Top 10 Geddy Lee Rush Songs
When assembling our Top 10 Geddy Lee Rush Songs, we found ourselves with a series of critical dilemmas. Most importantly, how do we separate this list from the basic Top 10 Rush Songs? Rush have always written songs as a democracy, but Lee’s transcendent bass runs and polarizing voice make him the band’s defining figure. We ultimately selected the 10 songs that show Lee’s true range as a musician, tracing his evolution throughout the decades, the sonic fads and, yes, the unfortunate hair styles. Let’s all “get the Gedd out” with our list of the Top 10 Geddy Lee Rush Songs.
Even though it isn’t one of the best-known tracks on our list of the Top 10 Geddy Lee Rush Songs, the all-instrumental “Malignant Narcissism” is one of Lee’s finest later-day moments as a bassist. Rush conjure epic Middle Eastern expanses on “Malignant Narcissism” as Lee’s bass pushes forward with eerie menace.
“New World Man”
Some Rush fans felt betrayed in the ’80s, when the band added some New Wave gloss to its trademark hard-prog style. But as the tight, funky “New World Man” proves, Rush hadn’t lost any of their technical chops. The track is carried by Lee’s liquid bass runs, particularly on the jaw-dropping post-chorus.
Caress of Steel is one of Rush’s most hated albums, even though it includes several underrated gems, like the propulsive, shape-shifting “Bastille Day.” With its psychedelic solo and crunching riff, this proggy anthem could easily show up on an Alex Lifeson best-of list too. But Lee is the captain of this crazy ship, singing in his trademark banshee wail and delivering a fluid, Paul McCartney-esque bassline.
“Show Don’t Tell”
This late-’80s single is one of the band’s most deceptively complex songs, balancing brash funk riffage with a dreamy, atmospheric New Wave chorus. It offers one of Lee’s prettiest vocal melodies, and toward the song’s conclusion, he even manages to slip in a nasty, jazz fusion-style bass solo. What a wonderfully weird moment in Rush history.
“The Spirit of Radio”
Our list of the Top 10 Geddy Lee Rush Songs wouldn’t be complete without the hard-hitting anthem “The Spirit of Radio.” The Permanent Waves album marked an important chapter in Lee’s evolution. He sings in a more melodic, less-abrasive lower register, delivering one of his sweetest, most passionate vocals. Meanwhile, his bass is mind-blowing in the intro, nimbly circling around Lifeson’s guitar flange.
Moving Pictures has it all: anthemic singles (“Limelight”), extended epics (“Tom Sawyer”) and in “YYZ,” a full-blown instrumental workout. The whole band is positively on fire (the mid-section finger-tapped guitar solo is arguably Alex Lifeson’s signature moment), but Lee is the true showstopper, journeying across the fret board with hypnotic excitement and channeling his funk and jazz-fusion influences. His bass harmonics at the 2:16 mark are downright breathtaking.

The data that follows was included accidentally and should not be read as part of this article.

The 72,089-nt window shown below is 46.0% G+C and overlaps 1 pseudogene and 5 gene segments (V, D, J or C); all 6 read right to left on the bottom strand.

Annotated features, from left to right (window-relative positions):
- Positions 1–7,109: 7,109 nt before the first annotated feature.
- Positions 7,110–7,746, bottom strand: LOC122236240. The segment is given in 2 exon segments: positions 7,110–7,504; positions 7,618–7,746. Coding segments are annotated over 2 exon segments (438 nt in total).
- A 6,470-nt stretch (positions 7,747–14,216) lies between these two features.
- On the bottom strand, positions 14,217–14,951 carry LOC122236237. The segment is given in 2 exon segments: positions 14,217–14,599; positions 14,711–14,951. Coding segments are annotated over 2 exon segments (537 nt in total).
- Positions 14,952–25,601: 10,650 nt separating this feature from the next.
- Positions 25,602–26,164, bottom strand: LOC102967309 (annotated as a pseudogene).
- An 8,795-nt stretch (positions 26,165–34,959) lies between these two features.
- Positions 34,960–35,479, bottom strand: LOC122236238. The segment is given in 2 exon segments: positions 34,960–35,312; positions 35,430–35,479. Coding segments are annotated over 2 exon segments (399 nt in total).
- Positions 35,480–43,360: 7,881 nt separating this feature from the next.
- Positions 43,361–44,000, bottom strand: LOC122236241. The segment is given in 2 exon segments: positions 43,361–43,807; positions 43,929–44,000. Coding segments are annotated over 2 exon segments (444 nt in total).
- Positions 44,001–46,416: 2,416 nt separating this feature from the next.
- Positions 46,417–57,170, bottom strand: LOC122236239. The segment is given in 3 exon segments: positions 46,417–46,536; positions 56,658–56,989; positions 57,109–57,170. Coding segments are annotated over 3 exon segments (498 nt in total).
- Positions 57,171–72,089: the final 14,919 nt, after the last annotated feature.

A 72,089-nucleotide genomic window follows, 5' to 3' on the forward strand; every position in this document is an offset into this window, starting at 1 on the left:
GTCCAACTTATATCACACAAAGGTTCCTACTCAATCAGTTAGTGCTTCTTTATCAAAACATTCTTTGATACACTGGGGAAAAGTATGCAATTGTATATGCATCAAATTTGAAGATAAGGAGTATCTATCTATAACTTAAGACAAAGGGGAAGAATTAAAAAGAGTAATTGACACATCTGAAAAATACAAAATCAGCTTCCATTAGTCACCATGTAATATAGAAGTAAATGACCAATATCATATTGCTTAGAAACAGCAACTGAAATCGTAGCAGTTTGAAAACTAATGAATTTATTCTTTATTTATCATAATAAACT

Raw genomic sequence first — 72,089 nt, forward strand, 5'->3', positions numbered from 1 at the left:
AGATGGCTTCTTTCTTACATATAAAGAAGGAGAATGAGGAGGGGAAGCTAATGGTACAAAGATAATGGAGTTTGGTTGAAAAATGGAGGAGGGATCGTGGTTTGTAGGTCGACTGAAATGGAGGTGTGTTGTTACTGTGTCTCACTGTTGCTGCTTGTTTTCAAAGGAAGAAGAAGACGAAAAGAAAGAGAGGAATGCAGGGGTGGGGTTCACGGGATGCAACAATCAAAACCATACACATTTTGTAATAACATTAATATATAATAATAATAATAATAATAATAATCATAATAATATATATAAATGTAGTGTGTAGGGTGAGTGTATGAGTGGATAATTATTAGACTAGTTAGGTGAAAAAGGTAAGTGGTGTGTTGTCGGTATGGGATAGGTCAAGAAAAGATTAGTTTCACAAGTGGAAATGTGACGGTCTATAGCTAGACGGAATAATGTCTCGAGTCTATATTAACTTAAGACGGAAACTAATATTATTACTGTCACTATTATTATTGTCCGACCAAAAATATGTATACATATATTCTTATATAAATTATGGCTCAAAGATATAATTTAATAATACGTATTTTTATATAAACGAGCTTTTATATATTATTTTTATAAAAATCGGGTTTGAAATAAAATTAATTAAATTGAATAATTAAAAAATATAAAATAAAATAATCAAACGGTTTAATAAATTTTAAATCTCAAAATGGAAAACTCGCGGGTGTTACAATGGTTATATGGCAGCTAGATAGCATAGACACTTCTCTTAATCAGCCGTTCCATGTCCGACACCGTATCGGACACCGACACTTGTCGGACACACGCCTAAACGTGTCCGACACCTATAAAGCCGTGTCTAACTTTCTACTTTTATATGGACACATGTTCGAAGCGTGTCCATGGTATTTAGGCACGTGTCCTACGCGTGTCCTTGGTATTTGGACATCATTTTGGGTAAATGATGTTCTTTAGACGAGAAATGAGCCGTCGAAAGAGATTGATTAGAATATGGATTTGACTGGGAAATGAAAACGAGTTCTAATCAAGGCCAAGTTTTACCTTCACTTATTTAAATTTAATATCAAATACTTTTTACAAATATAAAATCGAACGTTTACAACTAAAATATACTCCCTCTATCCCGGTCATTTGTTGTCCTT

“The Big Money”
As proved by “YYZ” (see No. 5 on our list of Top 10 Geddy Lee Rush Songs), the bassist has the chops to start his own instrumental jazz-prog ensemble. But not all of his best moments are quite so explosive. “The Big Money” is a great example of Lee flexing his muscles within a tight pop context, adopting a thick slap-bass style.
“Cygnus X-1 Book II: Hemispheres”
The extended “Cygnus” suite from the late ’70s (split in half over A Farewell to Kings and Hemispheres) is Rush’s definitive prog-rock epic. “Book II” finds the band blending atmospheric passages with mind-numbing riffs. In one of his most intricate basslines, Lee squiggles massive waves of notes over Neil Peart‘s dizzying disco-prog beat. Vocally, Lee alternates between a tender croon and his high witch-like shriek.
The reggae-inflected “Digital Man” is one of Rush’s most controversial songs. Longtime producer Terry Brown was so unimpressed with the new aesthetic, he declined to work with the band after the Signals sessions. His loss: “Digital Man” is a classic example of Rush pushing toward new styles without abandoning their strengths. Lee is at his funkiest and fiercest, unleashing a downright godly bass tone.
“Fly by Night”
Working with drummer Neil Peart for the first time, Lee kicked his bass playing up a remarkable notch: His agile fretwork is catchy and rhythmically inventive — simultaneously anchoring the song and pushing it forward. Lee may have played with more flash elsewhere, but he never played with more elegance than on the track that checks in at No. 1 on our list of the Top 10 Geddy Lee Rush Songs.